Relationship problems – what you can do about it
Written by listed counsellor/psychotherapist: Trish Walker MBACP(Accred), PG.Dip.Couns, M.Phil., B.Sc.Psych.,
5th March, 2013
Are you experiencing difficulties with one or more of your close relationships (partner, parent, child or friend)? Does the other person seem unwilling to take steps to address this? Perhaps it is time to look at yourself and how you interact with those close to you.
There are a wide range of issues that can cause problems in a relationship. For example – abuse, betrayal, dishonesty, jealousy, possessiveness, selfishness, indifference.
Through counselling we can only change ourselves, however, if we are able to be open, honest and communicate more effectively with others, then they in turn may react in a more healthy way to us leading to stronger, closer relationships.
By really knowing yourself and your wants and needs, counselling may also help you to determine if a particular relationship is really what you want.
Before we can fully accept the love of another person and have a good safe relationship, we need to feel good about ourselves and accept how we are. Emotions such as sadness, anger or depression can affect relationships. The root of jealousy is low self-esteem – not being able to accept that those close to you really value you. Counselling may be able to help you with issues of self-esteem, acceptance and trust.
Recognising issues in yourself and others
Perhaps arguments have become a way of life for you and those close to you? Counselling may help you to recognise patterns of thoughts/feelings/behaviour in yourself (for example possessiveness, selfishness, indifference) that can negatively impact and eventually destroy relationships. It may be important to understand where these issues originate from – often from way back in childhood - and to come to terms with the past and find ways of changing our perceptions moving forwards.
Through exploring relationship issues you may become more able to recognise if someone is abusing you or maybe become aware of problems within yourself and how you interact with others.
It is also important to become aware of the difference between privacy (healthy need/entitlement for space) and secrecy (ranging from lack of openness to deception); because of our past histories it may be difficult for us to be open with others, yet it is important to keep partners in touch with what we are doing and also to ask the same of them.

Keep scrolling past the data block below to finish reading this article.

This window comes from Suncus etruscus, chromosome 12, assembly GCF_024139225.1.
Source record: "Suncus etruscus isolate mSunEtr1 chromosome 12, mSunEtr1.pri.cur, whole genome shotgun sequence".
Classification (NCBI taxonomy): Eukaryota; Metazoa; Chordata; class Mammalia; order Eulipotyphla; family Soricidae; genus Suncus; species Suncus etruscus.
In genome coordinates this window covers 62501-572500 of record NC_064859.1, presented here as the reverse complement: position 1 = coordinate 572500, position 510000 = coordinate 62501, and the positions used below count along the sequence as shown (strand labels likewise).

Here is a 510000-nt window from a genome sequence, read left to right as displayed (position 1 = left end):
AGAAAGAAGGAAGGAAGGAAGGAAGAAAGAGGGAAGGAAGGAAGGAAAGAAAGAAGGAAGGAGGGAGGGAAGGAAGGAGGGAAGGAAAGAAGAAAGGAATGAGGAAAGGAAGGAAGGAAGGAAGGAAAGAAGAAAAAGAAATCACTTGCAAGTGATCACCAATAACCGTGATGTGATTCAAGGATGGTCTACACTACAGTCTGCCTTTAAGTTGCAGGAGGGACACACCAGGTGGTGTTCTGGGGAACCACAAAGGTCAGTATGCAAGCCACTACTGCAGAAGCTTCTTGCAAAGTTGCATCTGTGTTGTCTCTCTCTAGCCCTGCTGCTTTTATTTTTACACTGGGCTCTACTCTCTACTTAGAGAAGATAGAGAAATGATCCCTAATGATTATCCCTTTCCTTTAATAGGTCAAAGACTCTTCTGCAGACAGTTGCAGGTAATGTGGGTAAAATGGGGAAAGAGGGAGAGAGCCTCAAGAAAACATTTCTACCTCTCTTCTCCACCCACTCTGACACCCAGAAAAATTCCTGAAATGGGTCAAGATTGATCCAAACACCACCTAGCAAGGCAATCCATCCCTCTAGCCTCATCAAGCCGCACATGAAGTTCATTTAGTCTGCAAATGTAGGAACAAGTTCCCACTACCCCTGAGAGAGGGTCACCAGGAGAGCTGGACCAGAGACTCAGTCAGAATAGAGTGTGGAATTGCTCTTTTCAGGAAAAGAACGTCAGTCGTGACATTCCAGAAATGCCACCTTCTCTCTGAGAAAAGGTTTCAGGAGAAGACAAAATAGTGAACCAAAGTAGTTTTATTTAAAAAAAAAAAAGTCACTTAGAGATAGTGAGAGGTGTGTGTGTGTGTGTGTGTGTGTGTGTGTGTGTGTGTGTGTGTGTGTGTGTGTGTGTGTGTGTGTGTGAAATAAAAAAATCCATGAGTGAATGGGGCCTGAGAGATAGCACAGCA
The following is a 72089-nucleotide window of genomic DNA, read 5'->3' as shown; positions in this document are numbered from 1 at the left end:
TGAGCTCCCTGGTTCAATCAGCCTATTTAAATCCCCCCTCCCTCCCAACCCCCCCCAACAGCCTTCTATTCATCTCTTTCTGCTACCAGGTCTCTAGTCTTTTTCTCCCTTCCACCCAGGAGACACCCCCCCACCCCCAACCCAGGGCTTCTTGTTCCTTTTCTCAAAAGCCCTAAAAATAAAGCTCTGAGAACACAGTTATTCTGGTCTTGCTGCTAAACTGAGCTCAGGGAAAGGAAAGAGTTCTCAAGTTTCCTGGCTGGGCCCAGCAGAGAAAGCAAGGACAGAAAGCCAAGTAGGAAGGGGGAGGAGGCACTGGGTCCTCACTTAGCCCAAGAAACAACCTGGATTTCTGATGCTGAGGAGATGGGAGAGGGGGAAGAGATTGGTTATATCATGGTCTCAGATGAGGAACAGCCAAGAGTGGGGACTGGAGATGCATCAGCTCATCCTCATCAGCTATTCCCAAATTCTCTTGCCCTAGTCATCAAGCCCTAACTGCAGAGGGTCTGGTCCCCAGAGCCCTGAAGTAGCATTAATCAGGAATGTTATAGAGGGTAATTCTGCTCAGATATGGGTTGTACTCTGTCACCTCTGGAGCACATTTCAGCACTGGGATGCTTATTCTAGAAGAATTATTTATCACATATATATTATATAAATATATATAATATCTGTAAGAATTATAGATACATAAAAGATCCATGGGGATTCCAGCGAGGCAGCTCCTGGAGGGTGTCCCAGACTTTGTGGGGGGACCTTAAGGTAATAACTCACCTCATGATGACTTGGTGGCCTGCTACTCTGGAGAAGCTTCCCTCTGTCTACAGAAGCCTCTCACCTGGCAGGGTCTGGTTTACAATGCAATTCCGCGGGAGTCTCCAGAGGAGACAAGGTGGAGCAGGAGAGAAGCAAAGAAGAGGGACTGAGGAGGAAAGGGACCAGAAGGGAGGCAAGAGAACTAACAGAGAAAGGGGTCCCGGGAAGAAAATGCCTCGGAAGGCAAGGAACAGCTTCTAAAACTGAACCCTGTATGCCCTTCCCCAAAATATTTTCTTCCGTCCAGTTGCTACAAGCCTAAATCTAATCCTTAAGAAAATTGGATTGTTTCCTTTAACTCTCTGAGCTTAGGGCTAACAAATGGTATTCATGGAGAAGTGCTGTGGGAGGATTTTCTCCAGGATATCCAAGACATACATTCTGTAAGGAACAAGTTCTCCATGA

When we feel angry or upset it is easy to be so determined to put our viewpoint across that we totally fail to listen to the other person. Yet listening is frequently the key to resolving conflicts. Listening enables us to understand how the other person feels about the situation (and about us) and gives us clues to where there may be problems due to something that we are doing or unconsciously communicating and this can lead to us reconsidering things and be more willing to change.
It’s easy when we feel unappreciated or hurt by someone to lash out and try to hurt them back and end up in a vicious circle. By being able to own your feelings about a situation and communicate how you feel rather than retaliate when you feel hurt, your partner may be able to see that they are not being judged and try to understand how you feel and how they should behave to prevent this negative cycle.
It’s also easy to make assumptions about what your partner is thinking without checking it out. If you can explain when and why you feel uncomfortable, you open the path for communication rather than conflict.
It is also important to recognise when it is a good time to have a productive conversation and maybe agreeing to postpone serious talking until you are in a calmer frame of mind. If you feel the issue cannot be postponed then it may be possible to agree to discuss it in a controlled way, for example, each partner having a set time (e.g. ten minutes) to air their views without interruption. Good communication will ensure that problems are not left to fester and escalate.
By improved communication (listening to the other person, being assertive about your needs etc.) you and those close to you, may be better able to understand each others needs and respect each other rather than having rows which may not solve anything and may leave you both feeling angry, sad and misunderstood.
Where does it come from?
How we are in your relationships as children or how we see our family behaving can have a significant impact on how we conduct ourselves in relationships as adults.
For example, if a child learns to become a ‘pleaser’ in order to gain affection they may unwittingly carry this behaviour through to adulthood and find themselves in co-dependent relationships where they become totally pre-occupied with caring for a partner with emotional problems such as addiction.
Being able to trust others and be ourselves
Through having a good trusting relationship via counselling it may help us to trust those close to us and to be able to communicate how we feel to them.
For any good relationship it is essential to let the other person know our real self – being open and honest about our vulnerabilities and any issues we may have with trust and affection. This may lead to our partners also being open and honest with us and so strengthen the bond
Related articles from our experts
Cate Campbell MA, MBACP (Accred), MCOSRT (Accred), MAFT23rd March, 2017
- Reactive and responsive relationships
Graeme Armstrong MBACP21st March, 2017
- How psychodynamic therapy helps to break the cycle of unhealthy relationships
Margery Parsons, d.c.t.p., UKCP reg.20th March, 2017
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